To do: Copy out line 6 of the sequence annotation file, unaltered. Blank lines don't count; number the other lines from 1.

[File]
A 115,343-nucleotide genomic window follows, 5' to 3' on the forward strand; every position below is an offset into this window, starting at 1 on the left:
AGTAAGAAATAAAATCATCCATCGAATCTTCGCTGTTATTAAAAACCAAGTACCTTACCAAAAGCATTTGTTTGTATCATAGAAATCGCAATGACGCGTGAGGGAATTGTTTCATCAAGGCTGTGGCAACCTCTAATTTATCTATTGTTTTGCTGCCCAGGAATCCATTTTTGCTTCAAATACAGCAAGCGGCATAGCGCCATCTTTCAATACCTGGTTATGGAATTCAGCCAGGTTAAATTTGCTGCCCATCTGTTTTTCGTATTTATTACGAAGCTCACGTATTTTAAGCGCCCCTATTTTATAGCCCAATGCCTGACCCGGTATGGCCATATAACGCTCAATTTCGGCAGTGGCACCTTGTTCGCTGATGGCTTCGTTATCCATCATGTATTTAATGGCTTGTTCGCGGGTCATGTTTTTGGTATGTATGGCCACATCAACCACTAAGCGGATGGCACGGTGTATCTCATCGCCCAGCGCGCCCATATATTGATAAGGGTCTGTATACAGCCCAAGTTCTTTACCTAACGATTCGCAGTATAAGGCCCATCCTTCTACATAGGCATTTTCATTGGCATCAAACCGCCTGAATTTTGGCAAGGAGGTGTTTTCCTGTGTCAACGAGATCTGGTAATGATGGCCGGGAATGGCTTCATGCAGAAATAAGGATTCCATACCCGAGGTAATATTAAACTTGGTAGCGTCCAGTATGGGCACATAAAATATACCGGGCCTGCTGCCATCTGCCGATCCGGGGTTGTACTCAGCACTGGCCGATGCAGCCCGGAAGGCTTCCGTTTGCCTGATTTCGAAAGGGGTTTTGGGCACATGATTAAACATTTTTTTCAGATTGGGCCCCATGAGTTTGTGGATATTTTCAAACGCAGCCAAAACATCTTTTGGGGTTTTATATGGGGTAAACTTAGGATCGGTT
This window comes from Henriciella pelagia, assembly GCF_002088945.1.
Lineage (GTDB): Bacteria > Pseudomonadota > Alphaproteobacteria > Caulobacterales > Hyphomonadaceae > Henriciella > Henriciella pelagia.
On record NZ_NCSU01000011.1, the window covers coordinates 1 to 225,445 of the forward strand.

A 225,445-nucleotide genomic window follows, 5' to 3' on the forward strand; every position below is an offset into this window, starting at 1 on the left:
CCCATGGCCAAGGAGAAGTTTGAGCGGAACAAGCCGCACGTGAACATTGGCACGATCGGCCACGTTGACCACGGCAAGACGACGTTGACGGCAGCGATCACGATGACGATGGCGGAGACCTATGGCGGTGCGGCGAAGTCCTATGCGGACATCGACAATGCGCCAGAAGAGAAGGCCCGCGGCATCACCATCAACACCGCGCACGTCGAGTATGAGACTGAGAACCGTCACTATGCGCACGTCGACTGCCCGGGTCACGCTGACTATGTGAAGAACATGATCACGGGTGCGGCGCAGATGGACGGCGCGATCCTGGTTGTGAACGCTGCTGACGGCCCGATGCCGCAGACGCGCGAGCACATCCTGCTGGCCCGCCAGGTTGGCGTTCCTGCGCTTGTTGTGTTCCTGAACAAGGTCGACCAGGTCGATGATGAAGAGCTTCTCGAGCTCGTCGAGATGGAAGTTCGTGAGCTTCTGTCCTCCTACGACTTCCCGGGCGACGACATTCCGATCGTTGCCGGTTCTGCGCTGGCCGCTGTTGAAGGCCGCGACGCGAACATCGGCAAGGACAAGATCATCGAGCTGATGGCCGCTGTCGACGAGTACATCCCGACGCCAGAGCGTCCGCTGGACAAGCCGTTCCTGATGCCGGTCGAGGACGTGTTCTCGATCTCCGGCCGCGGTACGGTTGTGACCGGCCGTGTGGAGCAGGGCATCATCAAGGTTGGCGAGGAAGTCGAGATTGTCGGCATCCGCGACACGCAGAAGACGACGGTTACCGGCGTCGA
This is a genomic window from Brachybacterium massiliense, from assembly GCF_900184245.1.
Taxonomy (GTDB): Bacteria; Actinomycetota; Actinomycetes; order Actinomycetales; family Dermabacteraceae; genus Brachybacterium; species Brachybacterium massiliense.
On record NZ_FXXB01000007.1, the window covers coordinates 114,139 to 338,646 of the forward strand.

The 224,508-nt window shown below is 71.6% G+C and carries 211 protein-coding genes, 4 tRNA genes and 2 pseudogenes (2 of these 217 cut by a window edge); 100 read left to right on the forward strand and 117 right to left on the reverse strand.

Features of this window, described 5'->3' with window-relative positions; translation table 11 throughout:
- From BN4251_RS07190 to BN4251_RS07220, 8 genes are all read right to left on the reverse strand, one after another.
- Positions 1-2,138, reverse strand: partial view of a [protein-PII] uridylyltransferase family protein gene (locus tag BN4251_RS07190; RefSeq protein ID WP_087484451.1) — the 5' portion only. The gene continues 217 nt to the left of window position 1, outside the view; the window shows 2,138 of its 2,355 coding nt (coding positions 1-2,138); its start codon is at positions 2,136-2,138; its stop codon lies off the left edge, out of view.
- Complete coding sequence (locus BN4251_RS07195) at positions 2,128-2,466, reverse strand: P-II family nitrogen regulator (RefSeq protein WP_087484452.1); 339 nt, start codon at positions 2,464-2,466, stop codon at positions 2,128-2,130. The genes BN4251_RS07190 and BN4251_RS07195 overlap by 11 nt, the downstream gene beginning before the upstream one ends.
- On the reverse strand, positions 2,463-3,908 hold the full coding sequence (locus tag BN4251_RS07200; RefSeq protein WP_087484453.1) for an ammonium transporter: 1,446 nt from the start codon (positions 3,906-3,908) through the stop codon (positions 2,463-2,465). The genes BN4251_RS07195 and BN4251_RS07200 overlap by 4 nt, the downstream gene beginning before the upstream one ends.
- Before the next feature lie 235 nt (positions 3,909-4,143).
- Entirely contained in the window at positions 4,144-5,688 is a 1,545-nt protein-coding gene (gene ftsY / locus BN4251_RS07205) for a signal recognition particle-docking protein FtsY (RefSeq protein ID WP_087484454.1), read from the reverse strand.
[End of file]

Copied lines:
A 225,445-nucleotide genomic window follows, 5' to 3' on the forward strand; every position below is an offset into this window, starting at 1 on the left: